Health Network changes services for emotional support animals

Corbin Reiter

The Colorado State University Health Network is making changes to the scope of services offered around emotional support animals due to evolving guidance from professional counseling organizations, according to the CSU Health Network website.

The American Counseling Association recommends only counselors with special training should give a medical recommendation, according to a statement made by the CSU Health Network.

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According to the statement, current recommendations advise that counselors should not engage in writing letters of support and referral for clients seeking an ESA unless the counselor has specialized training and experience in working with human-animal bond in counseling.

The changes in guidance provided by the ACA will make it more difficult for people seeking accommodation to find a professional.

According to the CSU Health Network statement, the Health Network no longer provides letters of support and referral for students seeking ESAs and psychiatric service dogs.

The changes made to the services offered by the CSU Health Network will not affect the processes required to register an ESA on campus, wrote Kate Hagdorn, associate director of communications for the CSU Health Network, in an email to The Collegian.

Currently, it is the Student Disability Center that makes approvals for ESAs requested by students who live on campus and are unemployed, said Kathleen Ivy, a representative of the SDC at CSU.

The SDC makes judgments based on the recommendations of mental healthcare professionals and has a list of questions that must be answered to move forward with the approval.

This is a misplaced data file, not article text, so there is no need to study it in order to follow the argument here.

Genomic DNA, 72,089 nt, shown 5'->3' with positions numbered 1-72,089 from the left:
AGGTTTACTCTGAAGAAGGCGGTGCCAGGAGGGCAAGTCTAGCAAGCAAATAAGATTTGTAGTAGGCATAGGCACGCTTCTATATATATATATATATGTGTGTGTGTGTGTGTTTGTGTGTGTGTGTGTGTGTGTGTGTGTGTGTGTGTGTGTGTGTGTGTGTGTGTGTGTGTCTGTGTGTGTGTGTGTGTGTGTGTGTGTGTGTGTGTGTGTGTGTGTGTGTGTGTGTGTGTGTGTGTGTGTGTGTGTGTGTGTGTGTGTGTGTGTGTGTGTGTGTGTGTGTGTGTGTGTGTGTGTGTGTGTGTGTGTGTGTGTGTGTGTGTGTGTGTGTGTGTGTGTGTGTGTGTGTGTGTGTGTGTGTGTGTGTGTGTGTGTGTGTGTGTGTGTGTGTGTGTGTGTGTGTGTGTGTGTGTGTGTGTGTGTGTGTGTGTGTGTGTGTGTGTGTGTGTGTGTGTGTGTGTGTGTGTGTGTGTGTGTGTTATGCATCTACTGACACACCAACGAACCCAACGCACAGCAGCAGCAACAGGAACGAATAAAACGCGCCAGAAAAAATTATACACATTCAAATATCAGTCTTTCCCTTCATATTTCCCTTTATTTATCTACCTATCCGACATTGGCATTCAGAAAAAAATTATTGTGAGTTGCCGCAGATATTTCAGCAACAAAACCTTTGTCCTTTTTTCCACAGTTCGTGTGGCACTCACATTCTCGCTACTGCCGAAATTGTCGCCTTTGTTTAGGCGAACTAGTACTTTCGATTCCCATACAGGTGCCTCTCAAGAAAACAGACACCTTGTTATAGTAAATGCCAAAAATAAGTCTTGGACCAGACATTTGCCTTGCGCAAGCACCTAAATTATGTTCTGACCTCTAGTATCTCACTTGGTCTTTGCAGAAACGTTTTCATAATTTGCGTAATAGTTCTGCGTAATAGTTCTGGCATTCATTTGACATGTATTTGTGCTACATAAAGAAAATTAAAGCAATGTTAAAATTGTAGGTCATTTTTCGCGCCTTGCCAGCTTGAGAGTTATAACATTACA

“The request process of an ESA requires a medical professional to weigh in on the need,” Ivy said.

In the past, it was possible for the medical professionals present at the CSU Health Network to offer a recommendation to students, but due to the recent changes in policy, students must receive the recommendation from an outside professional.

While the SDC reviews all paperwork requests, the minimum requirements for ESA registrations were determined by multiple departments. After professional recommendations are approved, a student looking to register an ESA must meet with the residence director of his or her dorm or the building manager of his or her apartment, Ivy said.

“There is a list of questions that need to be answered that we came up with as a University,” Ivy said.

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These questions range beyond the health history of the individual and span into his or her future plans for housing and making sure that the individual is directing his or her request through the correct channels.

“The purpose for an ESA is to allow a person to have a positive impact on their disability, make them more independent and allow them to function better,”  Ivy said. “That is a goal of everything we do at the Student Disability Center.”

Corbin Reiter can be reached at news@collegian.com and on Twitter @CorbinReiter.